UPDATE: 'Unacceptable' Water Found at Five Schools

By: Jeremy Edwards, Steffany Puckett, Michael Clouse Email
By: Jeremy Edwards, Steffany Puckett, Michael Clouse Email
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UPDATE 1/31/14 @ 7:51 p.m.
CHARLESTON, W.Va. (WSAZ) -- As with any mother during this water crisis, Sarah Highlander's top priority has been her son's safety.

"I've told him not to drink the water and only use things that haven't been affected by it," said Highlander.

When she heard that his school tested above the governor's acceptable level of MCHM, she questioned whether he should be in class.

"I don't think it's safe for them to be there," said Highlander.

"It was a disappointment, yes," said Terry Hollandsworth.

Hollandsworth is the Executive Director of Maintenance at Kanawha County Schools.

He says that fear of sending a child to school is what they want to alleviate.

Saturday, the Kanawha County maintenance squad spend several hours re-doing the flushing process at the failing schools.

They not only followed West Virginia American's Water's guidelines, but as a safety measure, went well over them.

"We completely drained the hot water tanks, flushed the sinks for 15 minutes or more," said Hollandsworth, "the dishwasher three times, recycled the steamers three times."

Afterward, the Kanawha County Health Department came through, doing a double check on every faucet.

"They looked to make sure we changed the filters, and the ice machines, and they checked the building to make sure that maybe we missed something," said Hollandsworth.

It's all to make sure that when the desks are filled Monday morning, the students and their parents are worry free.

UPDATE 1/31/14 @ 11:23 p.m.
CHARLESTON, W.Va. (WSAZ) -- Ellen McCallister came to pick up her granddaughter from John Adams Middle School Friday afternoon because she wasn't feeling well.

However, some news she received on the way made McCallister want her at home for a different reason. John Adams was one of five schools to test a detectable level of MCHM.

"That makes you very worried about how the testing is going because of the fact that they're (saying) it is OK to drink it, and then all of a sudden it's not OK to drink it," said McCalister

On Friday, the state announced the schools that failed to meet the governor's stringent standards of less than 10 parts per billion.

In Kanwaha County, they were John Adams, George Washington High School, and Andrew Heights Elementary School. Buffalo High School in Putnam County, and Lincoln County High School also showed detectable levels.

While dozens tested below, Kanawha County Superintendent Dr. Ron Duerring knows just one failure is too many.

"We're being very cautious because the safety of our children comes first," Duerring said.

Flushing is underway and will continue this weekend. The fountains will stay covered, keeping bottled water around for at least another week.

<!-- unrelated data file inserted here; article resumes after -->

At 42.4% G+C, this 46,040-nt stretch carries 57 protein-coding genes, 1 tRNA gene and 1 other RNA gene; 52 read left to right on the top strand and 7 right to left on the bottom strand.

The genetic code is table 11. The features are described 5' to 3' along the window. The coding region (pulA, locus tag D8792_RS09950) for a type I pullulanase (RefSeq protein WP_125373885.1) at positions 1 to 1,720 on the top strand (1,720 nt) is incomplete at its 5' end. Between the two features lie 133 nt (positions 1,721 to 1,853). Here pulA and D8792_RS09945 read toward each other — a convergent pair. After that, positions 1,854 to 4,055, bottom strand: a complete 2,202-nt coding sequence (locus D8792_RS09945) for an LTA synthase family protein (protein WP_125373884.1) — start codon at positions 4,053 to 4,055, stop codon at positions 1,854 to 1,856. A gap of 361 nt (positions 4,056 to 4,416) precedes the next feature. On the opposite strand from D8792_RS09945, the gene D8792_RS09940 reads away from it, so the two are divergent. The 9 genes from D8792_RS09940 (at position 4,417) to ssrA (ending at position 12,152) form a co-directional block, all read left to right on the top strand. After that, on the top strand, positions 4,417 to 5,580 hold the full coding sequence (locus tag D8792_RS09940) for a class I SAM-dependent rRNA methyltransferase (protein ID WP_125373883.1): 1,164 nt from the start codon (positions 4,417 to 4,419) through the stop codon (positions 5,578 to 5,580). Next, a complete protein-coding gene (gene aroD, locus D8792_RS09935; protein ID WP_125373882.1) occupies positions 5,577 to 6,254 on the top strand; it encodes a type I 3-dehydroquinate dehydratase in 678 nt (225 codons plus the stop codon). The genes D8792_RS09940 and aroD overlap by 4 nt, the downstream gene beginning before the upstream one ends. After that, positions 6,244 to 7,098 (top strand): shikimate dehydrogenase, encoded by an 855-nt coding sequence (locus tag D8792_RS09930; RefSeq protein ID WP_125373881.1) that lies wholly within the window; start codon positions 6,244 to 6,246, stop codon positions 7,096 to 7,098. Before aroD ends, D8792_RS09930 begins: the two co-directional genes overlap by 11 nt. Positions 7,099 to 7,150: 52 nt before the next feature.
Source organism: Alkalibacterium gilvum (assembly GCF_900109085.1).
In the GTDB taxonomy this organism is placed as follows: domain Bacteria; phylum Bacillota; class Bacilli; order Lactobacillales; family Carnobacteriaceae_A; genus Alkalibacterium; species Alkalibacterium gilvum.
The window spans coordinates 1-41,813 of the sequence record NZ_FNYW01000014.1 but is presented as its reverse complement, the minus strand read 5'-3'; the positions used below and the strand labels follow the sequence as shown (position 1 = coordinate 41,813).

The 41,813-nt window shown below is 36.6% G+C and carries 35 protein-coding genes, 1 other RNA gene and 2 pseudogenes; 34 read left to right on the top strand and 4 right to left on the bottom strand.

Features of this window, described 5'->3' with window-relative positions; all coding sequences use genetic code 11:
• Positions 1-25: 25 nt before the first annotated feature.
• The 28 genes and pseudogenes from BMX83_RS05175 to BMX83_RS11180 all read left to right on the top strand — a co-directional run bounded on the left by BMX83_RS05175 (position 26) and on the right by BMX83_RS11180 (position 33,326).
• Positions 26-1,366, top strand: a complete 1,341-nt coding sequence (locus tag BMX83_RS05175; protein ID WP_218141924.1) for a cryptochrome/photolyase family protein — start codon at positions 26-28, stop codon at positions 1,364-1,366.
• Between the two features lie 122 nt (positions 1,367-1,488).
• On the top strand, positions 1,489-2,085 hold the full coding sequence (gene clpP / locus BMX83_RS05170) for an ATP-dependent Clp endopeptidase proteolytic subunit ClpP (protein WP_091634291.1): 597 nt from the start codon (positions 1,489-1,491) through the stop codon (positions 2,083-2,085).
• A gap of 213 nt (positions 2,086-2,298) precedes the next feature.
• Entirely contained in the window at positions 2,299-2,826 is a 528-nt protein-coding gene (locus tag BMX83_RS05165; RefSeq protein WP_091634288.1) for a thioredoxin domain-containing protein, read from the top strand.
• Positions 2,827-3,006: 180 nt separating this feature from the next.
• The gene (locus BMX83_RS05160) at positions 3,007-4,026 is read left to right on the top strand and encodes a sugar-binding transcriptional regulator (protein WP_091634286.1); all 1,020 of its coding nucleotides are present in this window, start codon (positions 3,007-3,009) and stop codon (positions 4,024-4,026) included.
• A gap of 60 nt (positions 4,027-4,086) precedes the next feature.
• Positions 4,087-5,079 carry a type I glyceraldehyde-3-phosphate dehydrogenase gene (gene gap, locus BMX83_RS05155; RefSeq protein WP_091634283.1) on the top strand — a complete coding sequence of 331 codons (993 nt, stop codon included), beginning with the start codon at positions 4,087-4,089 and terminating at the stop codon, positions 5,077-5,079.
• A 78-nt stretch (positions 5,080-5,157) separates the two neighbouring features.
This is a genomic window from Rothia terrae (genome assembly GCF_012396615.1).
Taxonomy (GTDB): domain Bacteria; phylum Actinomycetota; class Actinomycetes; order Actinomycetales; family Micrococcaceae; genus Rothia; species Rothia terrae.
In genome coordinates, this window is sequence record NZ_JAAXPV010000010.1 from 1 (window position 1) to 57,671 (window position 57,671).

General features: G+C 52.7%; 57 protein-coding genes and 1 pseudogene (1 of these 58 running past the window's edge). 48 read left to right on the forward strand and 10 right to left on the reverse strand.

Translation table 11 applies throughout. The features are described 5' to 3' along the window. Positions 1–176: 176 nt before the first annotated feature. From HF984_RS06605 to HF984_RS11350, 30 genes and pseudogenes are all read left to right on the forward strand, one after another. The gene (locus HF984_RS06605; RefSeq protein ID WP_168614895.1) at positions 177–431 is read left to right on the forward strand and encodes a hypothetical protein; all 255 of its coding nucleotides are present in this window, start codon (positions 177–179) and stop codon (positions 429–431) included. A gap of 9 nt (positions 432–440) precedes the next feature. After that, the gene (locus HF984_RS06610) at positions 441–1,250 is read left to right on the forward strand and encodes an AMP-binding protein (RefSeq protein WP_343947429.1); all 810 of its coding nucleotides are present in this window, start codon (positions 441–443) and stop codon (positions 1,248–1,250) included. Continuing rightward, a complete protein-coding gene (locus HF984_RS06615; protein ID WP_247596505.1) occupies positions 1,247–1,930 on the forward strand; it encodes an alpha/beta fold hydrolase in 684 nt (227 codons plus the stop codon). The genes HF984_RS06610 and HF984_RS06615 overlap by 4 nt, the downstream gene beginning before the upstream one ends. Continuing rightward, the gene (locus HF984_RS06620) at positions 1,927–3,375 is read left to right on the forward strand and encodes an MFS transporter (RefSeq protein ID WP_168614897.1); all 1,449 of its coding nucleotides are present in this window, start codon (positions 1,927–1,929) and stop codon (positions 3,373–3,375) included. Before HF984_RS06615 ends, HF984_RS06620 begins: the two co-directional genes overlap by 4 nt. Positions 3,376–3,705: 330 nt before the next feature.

"We have followed all the protocols, we have taken extra steps to make sure it's safe for our students, and we will continue to do so as long as we need to," Duerring said.

UPDATE 1/31/14 @ 4:53 p.m.
CHARLESTON, W. Va. (WSAZ) -- West Virginia Department of Education spokeswoman Liza Cordeiro tells WSAZ.com some levels of MCHM have been found at five schools.

Cordeiro says the levels found at the schools are below the level the Governor wants.

Cordeiro says the five schools involved are: George Washington High School, John Adams Middle School, Andrew Heights Elementary School, Buffalo High School, and Lincoln County High School.

School Board President Pete Thaw calls the levels "unacceptable."

The schools have been using bottled water for drinking and cooking.

The schools will be flushed over the weekend and will be ready for classes on Monday.

Keep clicking WSAZ.com for the latest information.

ORIGINAL STORY 1/31/14 @ 1:25 p.m.
KANAWHA COUNTY, W.Va. (WSAZ) -- Kanawha County School Board President Pete Thaw tells WSAZ.com, unacceptable levels of MCHM has been found at three schools.

Thaw says the water was found at George Washington High School, John Adams Middle School and Andrew Heights Elementary School.

The schools have been using bottled water for drinking and cooking.

Thaw tells WSAZ.com, the schools will be flushed over the weekend and will be ready for classes on Monday.

According to a news release, the flushing is to achieve a non-detectable level below 10 parts per billion as directed by Governor Tomblin.

During the current water crisis, Kanawha County Schools has partnered with the Kanawha County Health Department, the West Virginia Bureau of Public Health and the National Guard to make sure each of its 69 schools met the safe criteria for water consumption.

School officials say hand sanitizer, bottled water and food preparation with bottled water are being used in each school until the schools have been cleared below 10 parts per billion.

After the initial flushing took place, each school’s water was tested and samples were taken to ensure the water quality was at this additional standard.

According to a news release, out of the 69 schools that were tested, 59 water samples have returned and three schools were not yet at the lower threshold that the interagency team was directed to achieve beyond the CDC guidelines. The rest of those schools results showed non-detect levels at the 10 parts per billion level.

School leaders say Kanawha County Schools continues to work with the local health department, the West Virginia Bureau of Public and the National Guard to meet safe water standards.

Additional flushing will begin this weekend and additional water samples will be taken to ensure water quality at the identified schools, according to the release.

School leaders plan to communicate with parents and the public as additional results come in from the remaining facilities.

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